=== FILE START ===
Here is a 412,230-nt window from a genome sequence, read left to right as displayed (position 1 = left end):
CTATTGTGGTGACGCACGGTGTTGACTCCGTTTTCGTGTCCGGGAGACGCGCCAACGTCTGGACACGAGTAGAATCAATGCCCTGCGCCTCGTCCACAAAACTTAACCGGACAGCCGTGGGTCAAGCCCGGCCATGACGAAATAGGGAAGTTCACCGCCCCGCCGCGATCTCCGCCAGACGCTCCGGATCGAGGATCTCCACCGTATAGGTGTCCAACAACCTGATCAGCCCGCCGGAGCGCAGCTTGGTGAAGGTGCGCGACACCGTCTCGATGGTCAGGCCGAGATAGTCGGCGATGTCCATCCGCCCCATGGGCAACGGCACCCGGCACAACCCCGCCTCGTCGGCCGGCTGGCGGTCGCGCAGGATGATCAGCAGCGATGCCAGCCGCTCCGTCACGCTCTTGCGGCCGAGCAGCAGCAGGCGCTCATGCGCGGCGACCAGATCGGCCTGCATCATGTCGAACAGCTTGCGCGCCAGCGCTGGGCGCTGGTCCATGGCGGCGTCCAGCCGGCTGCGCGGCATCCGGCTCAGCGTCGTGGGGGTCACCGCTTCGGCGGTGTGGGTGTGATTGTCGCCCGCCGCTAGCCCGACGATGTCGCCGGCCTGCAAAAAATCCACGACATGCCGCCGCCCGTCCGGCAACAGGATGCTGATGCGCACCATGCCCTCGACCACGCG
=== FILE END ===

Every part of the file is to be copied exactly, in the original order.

Here is a 412,230-nt window from a genome sequence, read left to right as displayed (position 1 = left end):
CTATTGTGGTGACGCACGGTGTTGACTCCGTTTTCGTGTCCGGGAGACGCGCCAACGTCTGGACACGAGTAGAATCAATGCCCTGCGCCTCGTCCACAAAACTTAACCGGACAGCCGTGGGTCAAGCCCGGCCATGACGAAATAGGGAAGTTCACCGCCCCGCCGCGATCTCCGCCAGACGCTCCGGATCGAGGATCTCCACCGTATAGGTGTCCAACAACCTGATCAGCCCGCCGGAGCGCAGCTTGGTGAAGGTGCGCGACACCGTCTCGATGGTCAGGCCGAGATAGTCGGCGATGTCCATCCGCCCCATGGGCAACGGCACCCGGCACAACCCCGCCTCGTCGGCCGGCTGGCGGTCGCGCAGGATGATCAGCAGCGATGCCAGCCGCTCCGTCACGCTCTTGCGGCCGAGCAGCAGCAGGCGCTCATGCGCGGCGACCAGATCGGCCTGCATCATGTCGAACAGCTTGCGCGCCAGCGCTGGGCGCTGGTCCATGGCGGCGTCCAGCCGGCTGCGCGGCATCCGGCTCAGCGTCGTGGGGGTCACCGCTTCGGCGGTGTGGGTGTGATTGTCGCCCGCCGCTAGCCCGACGATGTCGCCGGCCTGCAAAAAATCCACGACATGCCGCCGCCCGTCCGGCAACAGGATGCTGATGCGCACCATGCCCTCGACCACGCG